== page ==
Mackay unveils new Arctic surveillance aircraft
“This is an extremely important tool”
Peter Mackay, the defence minister, used the Iqaluit International Air Show this past weekend to brag about a new, specially-equipped aircraft that’s designed to detect polluters in Canada’s waters.
“This is an extremely important tool to track and identify polluters and gather information for prosecution,” Mackay told a large crowd of Iqaluit residents assembled on the Iqaluit runway apron that lies behind the Federal Building.
The aircraft, a Bombardier Dash-7 operated by Transport Canada, carries $5 million worth of high-tech gadgets designed to help its six-person crew find and track vessels spilling fuel and other pollutants into Arctic waters.
They include a special type of radar — called “side-looking” — that works in the dark or when the ocean’s surface is covered by low clouds, and an electronic identification device that can identify vessels and track their voyages.
It’s also equipped with an infrared camera and special digital still and video cameras for use in gathering evidence for prosecutions, as well as a satellite communications system that the crew uses to transmit data to authorities on the ground.
“We believe in a strong federal presence here in the North,” Mackay said, adding that the new aircraft, and others like it, will help Canada better enforce the Arctic Waters Pollution Prevention Act.
First passed in 1970, that law makes it illegal for ships to dump liquid or solid waste into the waters of the Canadian Arctic and compels polluters to notify the Canadian government if they allow an oil spill to occur.
On Aug. 1, amendments to the Arctic waters law, passed by Parliament earlier this year, came into force.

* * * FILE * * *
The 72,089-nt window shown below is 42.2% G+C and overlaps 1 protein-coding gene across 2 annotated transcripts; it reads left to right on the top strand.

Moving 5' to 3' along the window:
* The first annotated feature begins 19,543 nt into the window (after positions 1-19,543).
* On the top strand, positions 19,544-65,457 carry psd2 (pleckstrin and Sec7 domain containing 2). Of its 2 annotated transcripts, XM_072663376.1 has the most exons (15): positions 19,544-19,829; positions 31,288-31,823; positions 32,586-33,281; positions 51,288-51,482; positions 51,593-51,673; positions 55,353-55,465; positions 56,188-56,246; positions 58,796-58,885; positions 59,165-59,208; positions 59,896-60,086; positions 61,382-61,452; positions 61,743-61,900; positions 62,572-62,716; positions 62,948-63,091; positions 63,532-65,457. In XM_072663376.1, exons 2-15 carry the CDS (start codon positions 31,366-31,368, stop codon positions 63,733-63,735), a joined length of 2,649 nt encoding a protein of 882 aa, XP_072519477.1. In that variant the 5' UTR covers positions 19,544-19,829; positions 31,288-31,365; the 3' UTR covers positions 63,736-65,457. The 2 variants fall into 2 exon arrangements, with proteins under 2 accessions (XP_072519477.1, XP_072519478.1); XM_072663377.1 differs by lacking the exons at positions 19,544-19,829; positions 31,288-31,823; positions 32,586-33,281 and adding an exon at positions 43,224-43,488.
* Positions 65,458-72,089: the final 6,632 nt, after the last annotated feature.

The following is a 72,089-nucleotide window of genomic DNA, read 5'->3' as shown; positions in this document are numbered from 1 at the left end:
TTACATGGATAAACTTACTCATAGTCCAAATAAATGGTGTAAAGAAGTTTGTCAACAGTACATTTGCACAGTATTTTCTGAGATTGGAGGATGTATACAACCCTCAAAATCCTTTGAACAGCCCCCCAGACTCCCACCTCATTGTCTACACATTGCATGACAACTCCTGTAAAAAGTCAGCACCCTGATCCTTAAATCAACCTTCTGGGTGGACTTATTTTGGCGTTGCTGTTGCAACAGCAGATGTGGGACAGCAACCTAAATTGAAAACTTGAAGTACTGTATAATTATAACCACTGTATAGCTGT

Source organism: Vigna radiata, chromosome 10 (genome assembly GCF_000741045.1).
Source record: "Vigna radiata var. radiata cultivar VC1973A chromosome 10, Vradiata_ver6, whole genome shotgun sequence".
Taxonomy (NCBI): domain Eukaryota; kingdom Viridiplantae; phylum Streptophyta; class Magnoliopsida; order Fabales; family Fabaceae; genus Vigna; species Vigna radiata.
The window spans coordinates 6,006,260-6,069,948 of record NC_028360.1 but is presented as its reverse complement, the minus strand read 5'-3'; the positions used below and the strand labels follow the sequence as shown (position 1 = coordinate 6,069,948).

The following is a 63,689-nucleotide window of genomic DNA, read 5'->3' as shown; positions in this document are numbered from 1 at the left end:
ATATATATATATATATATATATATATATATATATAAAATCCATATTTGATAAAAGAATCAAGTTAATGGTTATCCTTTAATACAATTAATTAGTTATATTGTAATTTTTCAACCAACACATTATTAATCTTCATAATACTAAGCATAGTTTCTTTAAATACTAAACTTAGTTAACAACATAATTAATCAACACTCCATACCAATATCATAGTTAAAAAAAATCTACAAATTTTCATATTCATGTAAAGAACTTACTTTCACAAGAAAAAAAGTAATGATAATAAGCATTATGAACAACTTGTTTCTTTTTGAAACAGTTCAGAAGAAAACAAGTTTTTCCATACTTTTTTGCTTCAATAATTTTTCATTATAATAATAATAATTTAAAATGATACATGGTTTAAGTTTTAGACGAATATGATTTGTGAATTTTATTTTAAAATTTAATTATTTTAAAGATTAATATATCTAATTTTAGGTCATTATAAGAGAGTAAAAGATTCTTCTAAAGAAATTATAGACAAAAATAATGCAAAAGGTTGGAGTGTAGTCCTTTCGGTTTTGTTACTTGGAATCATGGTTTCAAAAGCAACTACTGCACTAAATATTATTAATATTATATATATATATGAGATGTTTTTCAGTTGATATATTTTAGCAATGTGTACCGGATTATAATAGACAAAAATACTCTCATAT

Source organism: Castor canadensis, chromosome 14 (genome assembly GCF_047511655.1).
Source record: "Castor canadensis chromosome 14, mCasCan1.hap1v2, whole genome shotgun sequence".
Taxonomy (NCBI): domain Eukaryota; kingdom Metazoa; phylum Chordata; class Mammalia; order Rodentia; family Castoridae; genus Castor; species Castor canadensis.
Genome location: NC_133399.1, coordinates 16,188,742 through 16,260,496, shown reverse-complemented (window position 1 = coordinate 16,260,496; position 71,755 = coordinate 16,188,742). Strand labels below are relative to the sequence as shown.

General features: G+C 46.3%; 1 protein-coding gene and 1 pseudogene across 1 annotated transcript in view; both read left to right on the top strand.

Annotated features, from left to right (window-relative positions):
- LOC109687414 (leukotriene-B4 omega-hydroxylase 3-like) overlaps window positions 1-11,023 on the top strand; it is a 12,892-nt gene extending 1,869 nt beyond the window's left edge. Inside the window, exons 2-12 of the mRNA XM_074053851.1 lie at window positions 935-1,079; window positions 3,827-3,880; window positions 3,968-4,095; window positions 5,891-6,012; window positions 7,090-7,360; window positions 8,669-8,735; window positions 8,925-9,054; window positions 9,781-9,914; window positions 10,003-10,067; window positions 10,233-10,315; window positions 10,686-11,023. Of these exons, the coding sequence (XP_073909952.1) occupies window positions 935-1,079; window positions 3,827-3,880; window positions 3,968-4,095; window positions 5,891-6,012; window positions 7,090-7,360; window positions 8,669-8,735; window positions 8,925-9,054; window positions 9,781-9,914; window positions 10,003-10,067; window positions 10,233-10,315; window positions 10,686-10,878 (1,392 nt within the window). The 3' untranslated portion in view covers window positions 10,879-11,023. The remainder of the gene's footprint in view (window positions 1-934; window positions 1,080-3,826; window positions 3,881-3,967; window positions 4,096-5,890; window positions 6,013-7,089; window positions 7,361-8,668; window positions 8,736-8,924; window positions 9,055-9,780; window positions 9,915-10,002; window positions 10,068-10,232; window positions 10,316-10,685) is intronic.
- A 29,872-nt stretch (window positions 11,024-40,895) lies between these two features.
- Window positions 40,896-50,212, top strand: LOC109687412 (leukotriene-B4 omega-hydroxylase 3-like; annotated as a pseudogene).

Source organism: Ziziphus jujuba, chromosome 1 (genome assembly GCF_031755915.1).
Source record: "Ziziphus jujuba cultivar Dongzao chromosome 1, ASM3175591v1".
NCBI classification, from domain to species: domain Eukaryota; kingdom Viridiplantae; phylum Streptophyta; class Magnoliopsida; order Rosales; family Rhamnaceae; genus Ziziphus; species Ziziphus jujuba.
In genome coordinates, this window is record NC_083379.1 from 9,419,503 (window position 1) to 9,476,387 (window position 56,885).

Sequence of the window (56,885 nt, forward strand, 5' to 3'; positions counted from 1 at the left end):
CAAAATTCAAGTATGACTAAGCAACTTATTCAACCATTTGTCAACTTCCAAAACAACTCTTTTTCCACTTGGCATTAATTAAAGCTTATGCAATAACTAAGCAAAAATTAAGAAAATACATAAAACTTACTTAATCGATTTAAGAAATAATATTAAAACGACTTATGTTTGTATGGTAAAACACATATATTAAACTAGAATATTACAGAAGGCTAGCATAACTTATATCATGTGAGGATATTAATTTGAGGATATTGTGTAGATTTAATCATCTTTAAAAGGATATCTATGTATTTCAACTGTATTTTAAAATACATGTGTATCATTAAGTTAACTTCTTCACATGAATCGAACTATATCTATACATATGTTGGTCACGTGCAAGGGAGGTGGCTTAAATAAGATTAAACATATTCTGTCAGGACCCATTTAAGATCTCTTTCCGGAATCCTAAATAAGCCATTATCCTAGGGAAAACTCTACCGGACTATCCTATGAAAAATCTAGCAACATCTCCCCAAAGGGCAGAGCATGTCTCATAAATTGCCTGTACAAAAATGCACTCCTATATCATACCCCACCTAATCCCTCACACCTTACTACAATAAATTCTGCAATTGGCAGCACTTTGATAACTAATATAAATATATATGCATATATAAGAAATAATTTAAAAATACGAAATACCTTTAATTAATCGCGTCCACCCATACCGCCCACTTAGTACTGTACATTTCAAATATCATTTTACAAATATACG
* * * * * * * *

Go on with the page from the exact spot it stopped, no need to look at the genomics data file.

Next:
The biggest change extends Canada’s jurisdiction over its coastal waters up to 200 nautical miles, or about 320 km, offshore.
This brings Canada’s ocean jurisdiction into line with the UN Convention on the Law of the Sea, which grants economic and environmental rights up to a 320 km offshore limit.
MacKay said Ottawa’s small fleet of new surveillance aircraft, which began operating this year, have already tracked 77,000 vessels, detected 183 pollution spills equalling about 2,800 litres of oil, and supplied evidence for several successful prosecutions.
In one case, a ship owner in Nova Scotia paid an $80,000 fine for dumping fuel into the sea illegally.
“This type of prosecution sends a strong signal to would-be polluters. We are going to make sure that this signal is going to be sent out in the Arctic as well with this Dash-7,” MacKay said.
The Dash-7 on display at the Iqaluit International Air Show last weekend will provide surveillance in the Arctic during the summer shipping season.
When winter arrives, Transport Canada will use it for surveillance work over the Great Lakes.
Another aircraft, a Dash-8 based in Vancouver, patrols the west coast while another Dash-8, based in Moncton, N.B., patrols the east coast.
MacKay said the Dash-7 that Transport Canada now uses in the Arctic will also be useful for ice reconnaissance and emergency responses
But speaking later to reporters, MacKay sidestepped a question of when a dedicated search and rescue aircraft would be permanently stationed in the North.
“The rescue component obviously will be augmented in the future by fixed-wing search and rescue,” MacKay said, without giving specifics.